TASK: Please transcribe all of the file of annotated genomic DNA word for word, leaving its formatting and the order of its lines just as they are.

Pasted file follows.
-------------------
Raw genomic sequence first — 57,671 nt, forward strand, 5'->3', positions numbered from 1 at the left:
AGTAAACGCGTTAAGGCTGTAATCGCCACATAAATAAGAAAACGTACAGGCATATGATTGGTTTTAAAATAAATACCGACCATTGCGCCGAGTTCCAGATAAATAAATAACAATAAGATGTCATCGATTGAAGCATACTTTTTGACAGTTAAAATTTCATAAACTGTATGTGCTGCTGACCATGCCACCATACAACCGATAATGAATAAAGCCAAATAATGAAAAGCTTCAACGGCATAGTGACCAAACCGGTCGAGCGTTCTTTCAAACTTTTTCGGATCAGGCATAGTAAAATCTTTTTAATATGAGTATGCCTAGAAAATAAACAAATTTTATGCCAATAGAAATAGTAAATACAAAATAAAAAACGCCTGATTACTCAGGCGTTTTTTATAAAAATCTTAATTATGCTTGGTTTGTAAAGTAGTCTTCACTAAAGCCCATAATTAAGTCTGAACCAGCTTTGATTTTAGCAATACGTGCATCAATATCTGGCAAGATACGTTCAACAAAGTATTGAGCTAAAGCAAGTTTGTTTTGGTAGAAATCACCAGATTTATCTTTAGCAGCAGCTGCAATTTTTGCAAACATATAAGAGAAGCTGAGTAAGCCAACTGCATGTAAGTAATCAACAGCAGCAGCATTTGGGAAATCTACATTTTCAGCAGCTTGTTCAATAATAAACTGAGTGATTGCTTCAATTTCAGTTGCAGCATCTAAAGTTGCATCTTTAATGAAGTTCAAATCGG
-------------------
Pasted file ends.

Raw genomic sequence first — 57,671 nt, forward strand, 5'->3', positions numbered from 1 at the left:
AGTAAACGCGTTAAGGCTGTAATCGCCACATAAATAAGAAAACGTACAGGCATATGATTGGTTTTAAAATAAATACCGACCATTGCGCCGAGTTCCAGATAAATAAATAACAATAAGATGTCATCGATTGAAGCATACTTTTTGACAGTTAAAATTTCATAAACTGTATGTGCTGCTGACCATGCCACCATACAACCGATAATGAATAAAGCCAAATAATGAAAAGCTTCAACGGCATAGTGACCAAACCGGTCGAGCGTTCTTTCAAACTTTTTCGGATCAGGCATAGTAAAATCTTTTTAATATGAGTATGCCTAGAAAATAAACAAATTTTATGCCAATAGAAATAGTAAATACAAAATAAAAAACGCCTGATTACTCAGGCGTTTTTTATAAAAATCTTAATTATGCTTGGTTTGTAAAGTAGTCTTCACTAAAGCCCATAATTAAGTCTGAACCAGCTTTGATTTTAGCAATACGTGCATCAATATCTGGCAAGATACGTTCAACAAAGTATTGAGCTAAAGCAAGTTTGTTTTGGTAGAAATCACCAGATTTATCTTTAGCAGCAGCTGCAATTTTTGCAAACATATAAGAGAAGCTGAGTAAGCCAACTGCATGTAAGTAATCAACAGCAGCAGCATTTGGGAAATCTACATTTTCAGCAGCTTGTTCAATAATAAACTGAGTGATTGCTTCAATTTCAGTTGCAGCATCTAAAGTTGCATCTTTAATGAAGTTCAAATCGG